Greenland shark (Somniosus microcephalus).
Greenland shark (Somniosus microcephalus).

A shark species that lives in the dark cold waters of the Northern Atlantic can become as old as 400 years – or maybe even 500 years – according to a new study.

Some of the oldest Greenland sharks alive today might have been babies when a little ship called The Santa María was sailing across the Atlantic towards the New World.

Oldest Vertebrates On The Planet?

That some sea dwelling animals can become very old is known. The ocean quahog (Arctica islandica), a shellfish, can become up to 500 years. As researchers have been able to establish via examination of their “growth rings”. The little fish ‘orange roughy’ is thought to be up to 150 years and the giant tortoises can probably become a bit over 200.

Bowhead whales are known to be among the longest-living mammals – The Genes of Bowhead Whales may Unlock Secrets to Long Life – living for over 200 years. In May 2007, a 15 m (49 ft) specimen was caught off the Alaskan coast, it was then discovered that the head of an explosive harpoon was embedded deep under its neck blubber. The 3.5-inch (89 mm) arrow-shaped projectile was manufactured in New Bedford, Massachusetts, a major whaling center, around 1890, suggesting the animal may have survived a similar hunt more than a century ago.

But in terms of aging vertebrates – the Greenland shark is in a class of its own. The sharks grow to 6.4 m (21 ft) and 1,000 kg (2,200 lb), but most observed have been around 2.44–4.8 m (8.0–15.7 ft) long and weigh up to 400 kg (880 lb). It lives and hunts at a depth of several hundred meters in the North Atlantic. The shark is not considered dangerous to humans, though Inuit legends of this species mention them attacking kayaks.

Radiocarbon Dating Eyelids

The graph shows the estimated birthdate for each shark. Length (TL) is on the Y-axis. Every blue “hump” corresponds to one shark and covers the range of potential birthdates.

A recent study published today in Science in which a team of researchers analyzed 28 female Greenland sharks, determined that the oldest individual lived to be somewhere between 272 and 512 years of age. Most likely, she was 390 years when a research vessel accidentally hauled her up.

The researchers stress however that this figure is uncertain and the margin of error is 120 years upwards or downwards. The scientists was able to determine their age by radiocarbon dating the lens of their eyes. This structure is composed of transparent cells filled with inert crystallized proteins, layers of glassy cells accumulate on the lid throughout the shark’s life.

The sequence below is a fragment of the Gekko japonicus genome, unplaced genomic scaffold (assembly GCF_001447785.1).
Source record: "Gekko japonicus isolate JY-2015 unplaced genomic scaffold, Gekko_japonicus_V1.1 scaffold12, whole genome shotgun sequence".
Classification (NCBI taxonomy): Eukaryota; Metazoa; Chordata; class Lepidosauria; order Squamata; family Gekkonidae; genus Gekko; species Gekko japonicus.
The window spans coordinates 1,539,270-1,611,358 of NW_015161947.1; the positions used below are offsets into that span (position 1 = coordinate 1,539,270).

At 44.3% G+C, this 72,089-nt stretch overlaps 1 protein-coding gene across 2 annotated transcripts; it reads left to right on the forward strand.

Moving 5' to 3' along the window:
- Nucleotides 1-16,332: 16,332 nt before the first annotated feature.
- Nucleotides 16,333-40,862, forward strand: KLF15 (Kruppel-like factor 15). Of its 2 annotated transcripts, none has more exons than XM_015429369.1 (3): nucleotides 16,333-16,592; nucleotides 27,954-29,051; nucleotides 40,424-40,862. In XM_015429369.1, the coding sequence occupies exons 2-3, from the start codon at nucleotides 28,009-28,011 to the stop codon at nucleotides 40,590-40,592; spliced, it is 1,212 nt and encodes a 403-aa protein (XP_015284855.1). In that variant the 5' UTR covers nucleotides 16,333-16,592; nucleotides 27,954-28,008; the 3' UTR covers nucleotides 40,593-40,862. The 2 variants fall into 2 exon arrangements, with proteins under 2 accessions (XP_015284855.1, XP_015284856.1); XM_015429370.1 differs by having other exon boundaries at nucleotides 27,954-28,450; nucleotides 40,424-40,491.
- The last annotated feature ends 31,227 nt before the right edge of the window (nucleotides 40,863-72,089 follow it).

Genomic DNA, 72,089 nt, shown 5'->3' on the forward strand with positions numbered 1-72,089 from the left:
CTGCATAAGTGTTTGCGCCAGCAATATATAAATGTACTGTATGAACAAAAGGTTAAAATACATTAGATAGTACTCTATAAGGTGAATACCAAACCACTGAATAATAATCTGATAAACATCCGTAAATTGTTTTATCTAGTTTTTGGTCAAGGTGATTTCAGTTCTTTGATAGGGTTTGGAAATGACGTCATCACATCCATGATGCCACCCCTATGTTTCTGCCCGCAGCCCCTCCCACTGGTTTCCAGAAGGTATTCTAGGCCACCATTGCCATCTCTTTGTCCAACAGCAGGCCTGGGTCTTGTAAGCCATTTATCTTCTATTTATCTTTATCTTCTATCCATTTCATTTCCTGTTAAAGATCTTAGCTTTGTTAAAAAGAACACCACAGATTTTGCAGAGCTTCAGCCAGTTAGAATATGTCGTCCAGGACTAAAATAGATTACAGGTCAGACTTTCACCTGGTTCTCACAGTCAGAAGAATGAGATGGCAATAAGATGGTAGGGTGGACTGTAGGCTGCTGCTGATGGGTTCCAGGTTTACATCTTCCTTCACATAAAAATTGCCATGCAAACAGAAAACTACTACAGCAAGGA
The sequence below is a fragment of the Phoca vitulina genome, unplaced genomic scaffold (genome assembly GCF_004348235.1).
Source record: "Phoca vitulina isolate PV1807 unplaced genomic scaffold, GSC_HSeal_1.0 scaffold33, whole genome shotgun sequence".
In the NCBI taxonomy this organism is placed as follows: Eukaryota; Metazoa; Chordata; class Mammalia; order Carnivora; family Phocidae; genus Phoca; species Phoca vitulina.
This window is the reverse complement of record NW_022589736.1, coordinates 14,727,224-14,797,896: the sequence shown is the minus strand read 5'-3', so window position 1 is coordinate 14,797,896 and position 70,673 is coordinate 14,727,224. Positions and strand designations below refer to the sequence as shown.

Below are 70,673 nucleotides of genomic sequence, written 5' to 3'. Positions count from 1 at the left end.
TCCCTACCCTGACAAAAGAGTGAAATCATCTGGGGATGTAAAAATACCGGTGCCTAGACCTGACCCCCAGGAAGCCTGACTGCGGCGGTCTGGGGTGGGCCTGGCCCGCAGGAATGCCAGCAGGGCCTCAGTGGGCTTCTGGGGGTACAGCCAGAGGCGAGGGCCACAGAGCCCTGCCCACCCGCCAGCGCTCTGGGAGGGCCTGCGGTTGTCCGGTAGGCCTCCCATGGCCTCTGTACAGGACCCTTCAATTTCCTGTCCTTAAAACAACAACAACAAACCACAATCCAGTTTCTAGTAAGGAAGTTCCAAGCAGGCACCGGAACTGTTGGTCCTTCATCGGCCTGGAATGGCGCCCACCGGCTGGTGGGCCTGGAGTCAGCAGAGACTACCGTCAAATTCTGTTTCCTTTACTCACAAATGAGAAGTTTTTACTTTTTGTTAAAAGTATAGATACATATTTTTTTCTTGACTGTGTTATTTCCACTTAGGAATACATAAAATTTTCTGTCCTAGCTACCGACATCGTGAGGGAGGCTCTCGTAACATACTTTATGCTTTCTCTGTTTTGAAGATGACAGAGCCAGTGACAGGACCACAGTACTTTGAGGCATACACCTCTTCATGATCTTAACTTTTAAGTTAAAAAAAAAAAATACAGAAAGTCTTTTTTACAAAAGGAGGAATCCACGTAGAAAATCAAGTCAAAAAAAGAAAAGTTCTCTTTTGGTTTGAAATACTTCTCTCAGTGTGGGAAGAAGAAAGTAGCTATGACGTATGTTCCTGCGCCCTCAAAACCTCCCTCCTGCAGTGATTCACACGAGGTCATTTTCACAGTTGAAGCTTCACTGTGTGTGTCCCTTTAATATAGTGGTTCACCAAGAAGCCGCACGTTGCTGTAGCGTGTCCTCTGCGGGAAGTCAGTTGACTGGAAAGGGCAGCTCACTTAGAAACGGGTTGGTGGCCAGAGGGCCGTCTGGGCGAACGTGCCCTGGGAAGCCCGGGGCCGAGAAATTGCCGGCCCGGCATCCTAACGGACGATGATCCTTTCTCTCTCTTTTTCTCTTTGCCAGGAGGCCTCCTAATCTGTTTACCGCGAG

These proteins contain a fixed amount of Carbon-14, a radioactive isotope of Carbon that decays at a known rate. For the last few hundred years before 1960, when nuclear bomb tests doubled the amount of Carbon-14 in the atmosphere, that level remained relatively consistent. The researchers measured the amount of radioactive carbon in relation to the shark’s length and then counted backward.

A Greenland shark reaches maturity at about 150 years of age according to these calculations. Therefore, these endangered animals are particularly susceptible as there is a good chance that any female shark has not had time to get baby sharks yet as they reproduce slower than a human lifespan.

‘Cure’ To Aging?

These sharks are cold-blooded and live a quiet life in the cold with a slow metabolism that runs at a low rate, even for a deep-sea animal. Life is slow and that this is probably a good reason to why they can become so old.

But there is probably more to it than that. Just as the Bowhead Whales, the genes of the Greenland shark may explain and hold the key to its extraordinary old age.

It is apparently capable of avoiding or delaying age-related diseases such as cancer or neurological disorders, for far longer time periods than humans are even capable of living.

Future research might examine the genome of this shark species and just as for the Bowhead whales – it probably contains answers to why this extraordinary animal can live exceptionally long lives.

Nielsen, Julius, et al. Eye Lens radiocarbon Reveals centuries of longevity in the Greenland shark (Somniosus microcephalus). Science 13 August 2016.